iTuner is a WPF application with a minimal user interface. When started, iTuner presents itself as a notify icon in the Windows system tray. As iTunes playback begins, a notification window is displayed showing the current track information. Clicking the notify icon opens the dashboard panel. Right-clicking the notify icon opens a context menu of common actions.

Interesting Bits

  1. iTunesLib
  2. LyricsEngine
  3. KeyManager
  4. Notify Icon
  5. WPFness
  6. Notes

iTunesLib

Apple was thoughtful enough to release a COM interface for iTunes; this is installed along with iTunes. Also available on their Web site is an SDK, which really just means a moderately adequate .chm help file. So once iTunes is installed, you simply need to add a reference to the iTunesLib Type Library in your project.

Starting iTunes
The first task peformed by iTuner is to determine if iTunes is active and if not then activate it. To determine if iTunes is active, we simply enumerate the processes on the system looking for the process name "iTunes". If found then we can continue. However, if iTunes is not yet active, it may take a few seconds to fully initialize it so we want to display a splash screen to entertain the user while they're waiting. The splash screen is described a bit here.

iTuner.iTunes.Controller class
The Controller class is a thin wrapper that encapsulates the an iTunesAppClass instance and provides easy binding points for our UI. Nothing fancy here, only simple C# properties and a basic implementation of INotifyPropertyChanged.

There are a couple of additional features of Controller. The lyrics discovery engine is maintained by Controller. There is also a one-second repeating timer that simply signals an OnPropertyChanged event for the current track. This drives updates for the UI, partcularlly the TrackPanel control.

iTuner.iTunes.LyricsEngine class

iTuner.KeyManager class

iTuner.TrayIcons class

WPF Stuff

blah blah

Notes

Visual Studio Project Configuration
iTuner contains some low level Win32 Interop code such as hot key registration, that does not work when hosted within the Visual Studio hosting process used for debugging. For this reason, you must disable this by modifying the project properties. In the iTuner.csproj settings, I've unchecked the Enable the Visual Studio hosting process option.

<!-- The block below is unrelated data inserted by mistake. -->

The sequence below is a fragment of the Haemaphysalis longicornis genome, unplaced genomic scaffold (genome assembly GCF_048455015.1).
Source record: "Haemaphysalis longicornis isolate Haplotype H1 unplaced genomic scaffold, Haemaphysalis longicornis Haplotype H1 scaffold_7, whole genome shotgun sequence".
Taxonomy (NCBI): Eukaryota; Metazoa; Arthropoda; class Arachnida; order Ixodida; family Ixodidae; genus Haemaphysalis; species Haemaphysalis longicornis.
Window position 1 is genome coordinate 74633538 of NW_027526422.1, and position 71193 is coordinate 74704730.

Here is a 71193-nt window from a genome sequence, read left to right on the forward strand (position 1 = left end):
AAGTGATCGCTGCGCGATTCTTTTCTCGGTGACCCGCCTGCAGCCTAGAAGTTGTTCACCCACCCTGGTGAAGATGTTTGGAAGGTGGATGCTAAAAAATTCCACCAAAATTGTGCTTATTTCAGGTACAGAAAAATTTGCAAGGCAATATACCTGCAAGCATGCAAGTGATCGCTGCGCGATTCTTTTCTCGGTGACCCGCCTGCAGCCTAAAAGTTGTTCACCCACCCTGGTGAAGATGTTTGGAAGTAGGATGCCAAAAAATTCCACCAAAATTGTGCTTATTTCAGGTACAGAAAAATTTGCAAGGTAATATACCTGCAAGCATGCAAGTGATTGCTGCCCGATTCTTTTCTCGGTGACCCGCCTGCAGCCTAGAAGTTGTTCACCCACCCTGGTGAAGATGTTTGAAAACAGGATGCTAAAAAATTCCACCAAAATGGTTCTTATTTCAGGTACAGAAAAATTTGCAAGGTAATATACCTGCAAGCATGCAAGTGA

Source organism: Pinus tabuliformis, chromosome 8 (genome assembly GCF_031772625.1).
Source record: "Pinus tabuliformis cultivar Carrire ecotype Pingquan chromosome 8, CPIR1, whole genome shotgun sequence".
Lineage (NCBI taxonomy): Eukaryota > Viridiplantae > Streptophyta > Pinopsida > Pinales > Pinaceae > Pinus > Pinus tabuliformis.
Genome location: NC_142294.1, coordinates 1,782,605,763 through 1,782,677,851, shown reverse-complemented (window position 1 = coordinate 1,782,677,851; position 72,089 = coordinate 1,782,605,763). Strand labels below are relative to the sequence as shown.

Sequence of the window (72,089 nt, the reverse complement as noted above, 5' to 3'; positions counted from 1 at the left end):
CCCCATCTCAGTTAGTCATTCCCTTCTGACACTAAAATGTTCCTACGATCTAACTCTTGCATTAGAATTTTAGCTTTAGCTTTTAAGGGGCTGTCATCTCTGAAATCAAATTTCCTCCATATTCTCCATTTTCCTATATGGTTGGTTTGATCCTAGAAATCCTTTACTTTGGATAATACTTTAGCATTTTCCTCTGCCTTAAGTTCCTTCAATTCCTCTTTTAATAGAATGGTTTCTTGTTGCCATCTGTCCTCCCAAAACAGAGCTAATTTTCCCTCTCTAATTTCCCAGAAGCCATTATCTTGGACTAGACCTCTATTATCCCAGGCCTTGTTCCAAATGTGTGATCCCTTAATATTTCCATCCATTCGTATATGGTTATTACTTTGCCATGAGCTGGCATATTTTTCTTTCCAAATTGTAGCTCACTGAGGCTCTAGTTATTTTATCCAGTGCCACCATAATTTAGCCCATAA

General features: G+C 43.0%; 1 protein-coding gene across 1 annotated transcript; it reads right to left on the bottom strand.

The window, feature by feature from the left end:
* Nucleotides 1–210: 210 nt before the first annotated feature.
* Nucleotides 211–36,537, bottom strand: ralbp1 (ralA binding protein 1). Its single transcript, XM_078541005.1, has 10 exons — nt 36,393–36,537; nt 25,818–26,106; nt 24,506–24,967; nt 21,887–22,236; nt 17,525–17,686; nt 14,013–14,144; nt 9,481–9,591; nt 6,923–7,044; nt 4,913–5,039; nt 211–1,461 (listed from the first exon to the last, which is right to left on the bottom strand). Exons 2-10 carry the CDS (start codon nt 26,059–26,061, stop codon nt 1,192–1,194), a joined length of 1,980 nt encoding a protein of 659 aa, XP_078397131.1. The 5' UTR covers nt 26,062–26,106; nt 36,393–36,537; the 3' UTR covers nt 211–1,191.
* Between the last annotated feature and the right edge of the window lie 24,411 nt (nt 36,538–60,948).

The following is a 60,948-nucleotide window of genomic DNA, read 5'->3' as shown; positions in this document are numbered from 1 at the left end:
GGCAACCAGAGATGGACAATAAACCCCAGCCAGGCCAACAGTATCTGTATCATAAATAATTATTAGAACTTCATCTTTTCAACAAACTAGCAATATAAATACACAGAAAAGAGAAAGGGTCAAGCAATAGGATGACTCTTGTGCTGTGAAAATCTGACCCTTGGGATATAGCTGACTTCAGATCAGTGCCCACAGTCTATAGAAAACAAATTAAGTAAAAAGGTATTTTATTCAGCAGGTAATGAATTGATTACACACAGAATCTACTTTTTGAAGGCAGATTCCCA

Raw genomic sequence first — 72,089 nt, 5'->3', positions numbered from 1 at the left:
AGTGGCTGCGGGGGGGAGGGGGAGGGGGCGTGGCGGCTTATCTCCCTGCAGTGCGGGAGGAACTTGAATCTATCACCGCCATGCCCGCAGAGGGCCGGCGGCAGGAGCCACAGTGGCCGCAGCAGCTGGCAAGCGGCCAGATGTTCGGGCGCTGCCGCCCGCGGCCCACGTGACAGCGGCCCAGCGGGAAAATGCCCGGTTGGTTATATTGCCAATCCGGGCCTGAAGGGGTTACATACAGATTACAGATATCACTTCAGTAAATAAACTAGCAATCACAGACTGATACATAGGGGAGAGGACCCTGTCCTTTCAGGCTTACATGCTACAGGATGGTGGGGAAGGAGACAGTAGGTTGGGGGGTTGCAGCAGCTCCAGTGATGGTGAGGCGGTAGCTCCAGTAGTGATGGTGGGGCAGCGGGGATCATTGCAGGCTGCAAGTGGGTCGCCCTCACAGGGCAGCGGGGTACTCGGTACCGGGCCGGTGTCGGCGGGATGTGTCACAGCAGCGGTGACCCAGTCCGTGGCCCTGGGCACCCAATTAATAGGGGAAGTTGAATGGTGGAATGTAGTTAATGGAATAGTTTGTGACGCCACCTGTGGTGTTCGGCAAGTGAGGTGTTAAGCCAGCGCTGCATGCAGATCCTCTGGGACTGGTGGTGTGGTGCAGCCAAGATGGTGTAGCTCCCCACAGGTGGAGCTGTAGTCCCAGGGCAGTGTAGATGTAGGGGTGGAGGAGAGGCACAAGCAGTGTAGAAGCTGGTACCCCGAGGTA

Images and Artwork
All of the image files used in the iTuner application were captured and at least moderately modified using Paint.NET. The .pdn files in the Images folder are native Paint.NET files.
Multi-Icon Executable
The iTuner.exe assembly contains its own default application icon. It also contains an icon used for the Start menu Uninstall shortcut. Embedding multiple icons in a .NET executable is a straightforward process. The first icon in this .res file will appear as the default app icon. Ed Poore wrote a nice article, more or less repeated here.
  1. Create a new Native Resource Template from the File | New dialog box
  2. Right click anywhere in the designer, and select "Add Resource..."
  3. You can, at this point, import any resources you wish to embed, but we will import some icons, so click "Import..." and select the icon files. If you wish, you can change the ID associated with the resources in the Properties window.
  4. Now, we must save the resource template as a 32-bit Resource File. This is done via File | Save As..., making sure that "32-bit Resource File (*.res)" is selected in the "Save as type" box. Save it somewhere logical, e.g., in your project's directory
  5. Open up the Application tab of the Properties page of your project.
  6. In the "Resources" group box, change the selection to point to Resource File, and browse for the resource file you just saved.
  7. Once the previous step has been completed, Visual Studio will now embed the Win32 resource into the executable when it compiles. To see the changes, simply recompile the application.

Copyright (c) 2010 Steven M. Cohn. All rights reserved.

Last edited Feb 6, 2010 at 7:02 PM by stevenmcohn, version 7

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